Fujiko Fujio A’s Mumako / 藤子不二雄Aの夢魔子 (1990)


I am Mumako.
I emerge from your dreams, and I fade into your dreams.
Dreams are illusions of the heart. I will project your true self.
I am Mumako, the enabler of your dreams.
I am Mumako.

Fujiko Fujio A’s Mumako is a TV Special from 1990 that comprises three short stories, presumably adapted from the source manga simply titled Mumako (literally “Dream Devil Child”). Each story features its own protagonist, who suffers from some kind of stress caused by societal pressure, and a corresponding antagonist who is the primary source of the aforementioned pressure. The only shared character across the stories is the titular side character Mumako, who by the end of each story grants a twisted interpretation of a wish which physically transmogrifies the main character. At the end of each story, the protagonist’s new ghastly form is discovered by the corresponding antagonist. The titles of each story are an allusion to the nature of the transmogrification. In order of appearance, the stories are titled Castle 〔城〕Transformation 〔変身〕, and Slough〔脱皮〕.

Upon seeing a tweet from the great Knc_AnimeVHS account, I decided to check this out on a whim. I walked into it knowing nothing besides the cover image. After the initial narration (shown at the beginning of this post) from the titular Mumako, the first story began and the immediate thing that came to mind was “Boy, these sure are some Doraemon lookin’ character designs”.

For those not in the know, Doraemon is a children’s manga that is extremely popular across East Asia, but is hardly known in the West. Somewhere buried deep in my childhood memories growing up in Hong Kong, I can vaguely recall watching some Cantonese dubbed episodes of the Doraemon anime but it’s not something to which I ever grew much of an attachment. I’ve never had any fluency in Cantonese so it doesn’t surprise me in retrospect that elementary school me, with no idea what was going on with this robot cat and his weird bread pancake things, never got consumed by this Doraemania. Said Doraemania was observable by all the merchandise sold in nearby malls. Although I was aware it was Japanese, it long preceded my awareness of the term “anime”.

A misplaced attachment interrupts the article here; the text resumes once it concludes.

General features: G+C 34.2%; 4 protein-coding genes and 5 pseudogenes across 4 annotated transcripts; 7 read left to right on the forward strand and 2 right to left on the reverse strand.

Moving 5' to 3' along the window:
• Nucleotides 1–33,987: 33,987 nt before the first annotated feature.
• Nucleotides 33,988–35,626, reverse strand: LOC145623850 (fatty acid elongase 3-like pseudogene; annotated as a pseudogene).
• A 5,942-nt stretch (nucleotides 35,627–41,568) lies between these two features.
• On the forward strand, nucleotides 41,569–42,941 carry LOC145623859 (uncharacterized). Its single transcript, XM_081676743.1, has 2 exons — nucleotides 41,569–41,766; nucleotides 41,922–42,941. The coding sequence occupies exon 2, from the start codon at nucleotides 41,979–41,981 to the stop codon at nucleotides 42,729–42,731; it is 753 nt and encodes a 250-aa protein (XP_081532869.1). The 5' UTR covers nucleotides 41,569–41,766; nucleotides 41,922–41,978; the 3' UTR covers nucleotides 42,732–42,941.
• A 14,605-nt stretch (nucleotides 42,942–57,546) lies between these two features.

With my limited experience and knowledge about what the child-friendly manga Doraemon is about, the juxtaposition of these character designs with the adult and grim nature of the stories came off as quite the surprise to me. Given the heavy emphasis on adult society obstructing the desires of the main characters, two of which are grown adults, it’s puzzling that the source manga was published in a magazine aimed at children for learning. I guess the lesson here for the youth of Japan is that adult society sucks so much that you’re better off being transformed into a terrifying pseudo-human being? (The transformation of the second story Transformation is not really ghastly even though it is implies this is the case) The aforementioned bizarre juxtaposition was enough to keep me engaged for the full running length.

The titular Fujiko Fujio A is the pen-name of the author behind the original manga. Although Mumako was a solo endeavor, for a long time Fujiko Fujio A paired up with Fujiko F Fujio (another author’s pen-name) to create manga series that would be credited towards simply Fujiko Fujio. Doraemon is the most famous title created by this collaboration. So whew, I wasn’t just imagining things when Doraemon came to mind!

This has unsurprisingly never been fansubbed. Given its unknown nature and the non-stereotypical (well, as far as modern Western audiences are concerned) character designs, it’s unlikely that it will ever be released in English. As of this writing, a raw encode can be found on YouTube. If you’re knowledgeable enough about Japanese culture then you may be able to get enough of a gist of what the stories are about without knowing what is being said. At the very least you get to see a weird ending illustration for each story. I have provided per-story synopses below that should give you enough of an idea of the plot should your curiosity be piqued.

Castle: A man with no aspirations is assigned to work in an office, made possible by family connections. He does nothing at work which upsets his coworkers, and his mother keeps pushing him towards this undesirable salaryman life.

Transformation: A manly rugby captain, unbeknownst to his teammates, performs all the housework duties while his wife goes off drinking. He can’t stand up to his wife’s loose and reckless behavior, so he comforts himself by letting his inner woman do as she pleases while his wife is out of the house.

Slough: A schoolkid wants to do nothing but draw and paint. Although he is praised by his peers, his dad disapproves. His dad does nothing but scold him for wasting his time with art, instead of studying to get into a top university and eventually enter a stable salaryman life.

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